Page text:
Remember Murphy’s Law – If anything will go wrong, it will go wrong. The most important to remember is DON’T PANIC. If a projector breaks down, check if there is a spare bulb or a spare projector. If you are using projectors, have a hard copy of your presentation available. You can move to a whiteboard or flipchart and continue your presentation.

Always repeat the key points of the presentation to reinforce learning. Try to vary the format when you emphasize the key points.

Keep to your time schedule. If you have a question and answer session at the end, let your audience know. Don’t get sidetrack by questions from the audience during your presentation.

Whether it is a room or a hall, it is important that all of your audience can hear what is being said. Get a colleague to stand at the back of the room and let you know if he or she can’t see or hear you clearly. You could invite your audience at the back to respond by raising their hand if they cannot hear.

Controlling a question and answer session

At the beginning of the question and answer session, let your audience know the duration of the session. Give your audience time to be involved in the session. After a pause, if no questions are forthcoming, start with a question you are frequently asked to get the ball rolling. This may give your audience impetus and time to generate related questions.

When asked a question, repeat it in your own words. This is to ensure that you understand the question and to let the audience hear the question asked. Break eye contact with person asking the question and respond to all your audience. If you are asked a hostile question, repeating it in your own words, will take the sting out. After you have answered the question, do not return eye contact to the questioner.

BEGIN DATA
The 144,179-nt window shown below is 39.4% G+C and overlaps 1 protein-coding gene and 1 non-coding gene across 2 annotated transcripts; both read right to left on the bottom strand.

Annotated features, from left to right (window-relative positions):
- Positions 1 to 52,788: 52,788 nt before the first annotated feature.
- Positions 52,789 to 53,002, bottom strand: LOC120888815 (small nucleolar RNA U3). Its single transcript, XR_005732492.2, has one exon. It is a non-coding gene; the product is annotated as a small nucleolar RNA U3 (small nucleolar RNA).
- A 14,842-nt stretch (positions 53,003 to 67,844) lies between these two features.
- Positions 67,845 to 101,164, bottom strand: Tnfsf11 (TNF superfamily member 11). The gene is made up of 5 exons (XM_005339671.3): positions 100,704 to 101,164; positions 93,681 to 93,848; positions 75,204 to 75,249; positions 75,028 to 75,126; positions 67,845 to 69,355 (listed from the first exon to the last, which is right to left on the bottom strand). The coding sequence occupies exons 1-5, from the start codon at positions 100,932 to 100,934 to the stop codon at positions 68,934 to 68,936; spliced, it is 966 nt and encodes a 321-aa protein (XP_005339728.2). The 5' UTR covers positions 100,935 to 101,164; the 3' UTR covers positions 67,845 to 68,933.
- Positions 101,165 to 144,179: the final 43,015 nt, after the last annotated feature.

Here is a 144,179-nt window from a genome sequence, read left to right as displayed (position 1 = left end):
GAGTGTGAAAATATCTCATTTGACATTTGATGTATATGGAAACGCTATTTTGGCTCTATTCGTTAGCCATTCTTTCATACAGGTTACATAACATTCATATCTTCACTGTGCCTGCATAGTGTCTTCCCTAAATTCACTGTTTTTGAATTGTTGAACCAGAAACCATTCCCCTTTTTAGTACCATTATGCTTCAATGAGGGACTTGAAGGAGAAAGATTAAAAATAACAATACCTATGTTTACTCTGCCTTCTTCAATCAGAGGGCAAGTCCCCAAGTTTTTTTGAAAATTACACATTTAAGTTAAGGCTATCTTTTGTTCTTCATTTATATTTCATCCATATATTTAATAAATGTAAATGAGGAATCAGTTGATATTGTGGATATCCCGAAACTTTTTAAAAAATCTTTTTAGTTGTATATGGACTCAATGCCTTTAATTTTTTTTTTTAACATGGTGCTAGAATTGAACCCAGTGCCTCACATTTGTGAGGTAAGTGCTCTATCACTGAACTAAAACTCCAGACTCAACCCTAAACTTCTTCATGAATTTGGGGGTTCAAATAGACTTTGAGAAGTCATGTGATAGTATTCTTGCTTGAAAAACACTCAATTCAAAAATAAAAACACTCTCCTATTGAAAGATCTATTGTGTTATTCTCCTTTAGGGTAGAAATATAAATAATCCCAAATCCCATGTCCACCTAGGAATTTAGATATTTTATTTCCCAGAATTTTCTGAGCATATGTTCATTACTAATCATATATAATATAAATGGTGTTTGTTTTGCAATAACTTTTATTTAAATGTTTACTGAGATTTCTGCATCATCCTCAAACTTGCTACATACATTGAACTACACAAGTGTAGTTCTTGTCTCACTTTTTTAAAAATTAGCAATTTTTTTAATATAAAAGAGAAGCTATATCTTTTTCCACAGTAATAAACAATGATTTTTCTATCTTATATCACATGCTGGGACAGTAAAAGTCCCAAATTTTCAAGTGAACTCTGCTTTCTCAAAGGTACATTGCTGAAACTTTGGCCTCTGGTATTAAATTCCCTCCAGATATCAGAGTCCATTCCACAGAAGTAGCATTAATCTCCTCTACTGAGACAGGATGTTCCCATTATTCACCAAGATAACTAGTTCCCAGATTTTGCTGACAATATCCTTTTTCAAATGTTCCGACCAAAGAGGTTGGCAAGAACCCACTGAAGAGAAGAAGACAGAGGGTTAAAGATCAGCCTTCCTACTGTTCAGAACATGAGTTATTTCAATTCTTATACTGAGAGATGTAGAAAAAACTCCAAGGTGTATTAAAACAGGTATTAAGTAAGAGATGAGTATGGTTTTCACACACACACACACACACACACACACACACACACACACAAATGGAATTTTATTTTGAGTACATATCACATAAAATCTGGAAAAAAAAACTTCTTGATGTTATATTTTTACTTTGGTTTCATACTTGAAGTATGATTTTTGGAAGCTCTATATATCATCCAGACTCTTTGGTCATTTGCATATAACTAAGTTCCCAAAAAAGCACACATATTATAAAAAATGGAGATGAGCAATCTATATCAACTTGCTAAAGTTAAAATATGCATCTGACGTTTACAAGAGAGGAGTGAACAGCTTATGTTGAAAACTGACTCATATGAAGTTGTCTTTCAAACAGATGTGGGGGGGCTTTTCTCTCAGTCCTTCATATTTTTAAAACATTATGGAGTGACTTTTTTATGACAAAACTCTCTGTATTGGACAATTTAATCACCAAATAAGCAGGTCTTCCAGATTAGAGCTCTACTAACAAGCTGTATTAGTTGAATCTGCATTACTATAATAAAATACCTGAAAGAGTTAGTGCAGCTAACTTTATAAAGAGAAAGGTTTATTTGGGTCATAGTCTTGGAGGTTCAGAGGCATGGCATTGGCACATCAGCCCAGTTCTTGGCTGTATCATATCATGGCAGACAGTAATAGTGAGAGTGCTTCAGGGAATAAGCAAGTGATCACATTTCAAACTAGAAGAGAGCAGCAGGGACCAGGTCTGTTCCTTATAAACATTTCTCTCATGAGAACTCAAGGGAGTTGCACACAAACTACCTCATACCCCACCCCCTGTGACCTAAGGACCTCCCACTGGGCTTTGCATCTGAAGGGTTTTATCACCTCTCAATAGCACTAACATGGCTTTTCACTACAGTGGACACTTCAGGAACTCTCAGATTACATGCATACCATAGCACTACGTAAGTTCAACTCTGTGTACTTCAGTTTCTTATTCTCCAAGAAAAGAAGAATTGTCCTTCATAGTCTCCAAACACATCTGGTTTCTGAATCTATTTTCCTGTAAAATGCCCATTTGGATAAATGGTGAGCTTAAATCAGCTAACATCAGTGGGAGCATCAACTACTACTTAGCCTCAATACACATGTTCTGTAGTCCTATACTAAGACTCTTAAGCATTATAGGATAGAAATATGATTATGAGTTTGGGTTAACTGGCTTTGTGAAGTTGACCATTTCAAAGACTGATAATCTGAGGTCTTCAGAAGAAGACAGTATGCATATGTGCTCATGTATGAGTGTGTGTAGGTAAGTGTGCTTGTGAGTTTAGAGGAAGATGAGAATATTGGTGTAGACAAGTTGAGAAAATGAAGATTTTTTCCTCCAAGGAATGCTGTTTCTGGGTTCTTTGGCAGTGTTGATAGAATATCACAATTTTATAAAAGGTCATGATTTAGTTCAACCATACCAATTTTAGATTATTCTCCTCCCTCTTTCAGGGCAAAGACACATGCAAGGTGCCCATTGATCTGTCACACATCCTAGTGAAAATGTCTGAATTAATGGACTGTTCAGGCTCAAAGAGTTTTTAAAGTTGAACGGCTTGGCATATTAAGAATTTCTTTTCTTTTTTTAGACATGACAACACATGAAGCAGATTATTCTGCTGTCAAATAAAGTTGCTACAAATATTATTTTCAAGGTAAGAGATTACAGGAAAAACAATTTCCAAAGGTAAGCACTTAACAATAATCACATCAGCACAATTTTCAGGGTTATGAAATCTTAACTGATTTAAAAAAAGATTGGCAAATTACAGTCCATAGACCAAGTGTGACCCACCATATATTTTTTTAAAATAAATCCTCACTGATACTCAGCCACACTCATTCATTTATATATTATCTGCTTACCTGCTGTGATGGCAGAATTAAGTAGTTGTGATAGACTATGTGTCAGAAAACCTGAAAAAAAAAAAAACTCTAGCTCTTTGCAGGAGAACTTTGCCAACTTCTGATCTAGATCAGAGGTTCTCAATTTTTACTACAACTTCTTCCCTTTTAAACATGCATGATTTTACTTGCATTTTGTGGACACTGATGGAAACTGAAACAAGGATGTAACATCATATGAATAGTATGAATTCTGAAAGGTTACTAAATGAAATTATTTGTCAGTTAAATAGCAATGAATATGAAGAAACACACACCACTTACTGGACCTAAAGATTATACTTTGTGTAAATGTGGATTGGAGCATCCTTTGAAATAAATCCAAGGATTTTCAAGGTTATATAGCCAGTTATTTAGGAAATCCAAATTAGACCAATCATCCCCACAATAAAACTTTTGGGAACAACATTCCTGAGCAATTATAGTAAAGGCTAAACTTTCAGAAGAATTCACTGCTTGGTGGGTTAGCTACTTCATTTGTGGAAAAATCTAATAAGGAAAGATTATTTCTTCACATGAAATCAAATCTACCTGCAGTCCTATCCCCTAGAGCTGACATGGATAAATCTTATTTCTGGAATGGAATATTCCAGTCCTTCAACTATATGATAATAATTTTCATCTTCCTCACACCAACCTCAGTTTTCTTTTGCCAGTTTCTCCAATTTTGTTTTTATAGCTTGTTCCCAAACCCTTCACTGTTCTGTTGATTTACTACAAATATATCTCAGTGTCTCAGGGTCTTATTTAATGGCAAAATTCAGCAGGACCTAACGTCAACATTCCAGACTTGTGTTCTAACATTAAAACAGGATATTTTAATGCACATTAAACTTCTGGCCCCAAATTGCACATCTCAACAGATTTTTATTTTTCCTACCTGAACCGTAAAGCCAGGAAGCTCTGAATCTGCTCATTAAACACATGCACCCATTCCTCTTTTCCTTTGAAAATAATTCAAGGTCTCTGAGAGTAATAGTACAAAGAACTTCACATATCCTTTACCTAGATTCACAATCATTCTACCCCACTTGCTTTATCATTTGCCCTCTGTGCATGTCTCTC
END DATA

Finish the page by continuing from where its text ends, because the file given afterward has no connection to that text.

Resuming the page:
Occasionally an individual may demand your attention or incessantly raise questions, you can suggest the discussion to be continued at the end of the session. At all times, remain courteous and invite other questions from the floor.

During the session, it is easy to go off the point. To avoid this, consider the questions carefully. If you think the response would take you outside the scope of your presentation, let your audience know. Again, you could address the question at the end of the session or to send it to all the audience at a later stage.

If you do not know the the answer, let your audience know it. You could open the question to your audience for their answer. If you promise to your audience to send the correct answer, fulfill the promise or you risk damaging your credibility.

Closing your presentation

When the questions coming from the floor have stopped or you have run out of time and have answered the final question, this marks the end of the question and answer session. Always return to presenter mode and summarize the objectives and expectations for your audience and thank them for their time. Be the last to leave the room.

Evaluation

Always evaluate your presentation. This is the best time and opportunity for you to improve and develop your skills. You could have an audience assessment form to be filled at the end of your presentation or at a later stage (preferably within a week of the presentation). You could also do a self assessment (subjective) using a checklist. If the objective of the presentation is to lead to a change in behaviour, you could measure your presentation using direct or indirect observation of such behaviour.

The key is to accept criticism and to recognize our weaknesses. But the key areas of any feedback, whether positive or negative, is that the feedback need to be specific and if possible, giving examples of what they mean. Identify the weakness so that it can be eliminated. Remember it is your willingness to change.

Summing Up

Be well prepared and well rehearsed. Be open and honest. Remember your audience is human, what they want is to enjoy and benefit from your presentation. Keep them in mind as you prepare and deliver your presentation. Success to your next presentation!

David B.W. Lee is a Sage Accpac ERP consultant since 2000. He was formerly a senior consultant with Malaysia’s Top Premier Reseller, Careware Systems Sdn Bhd.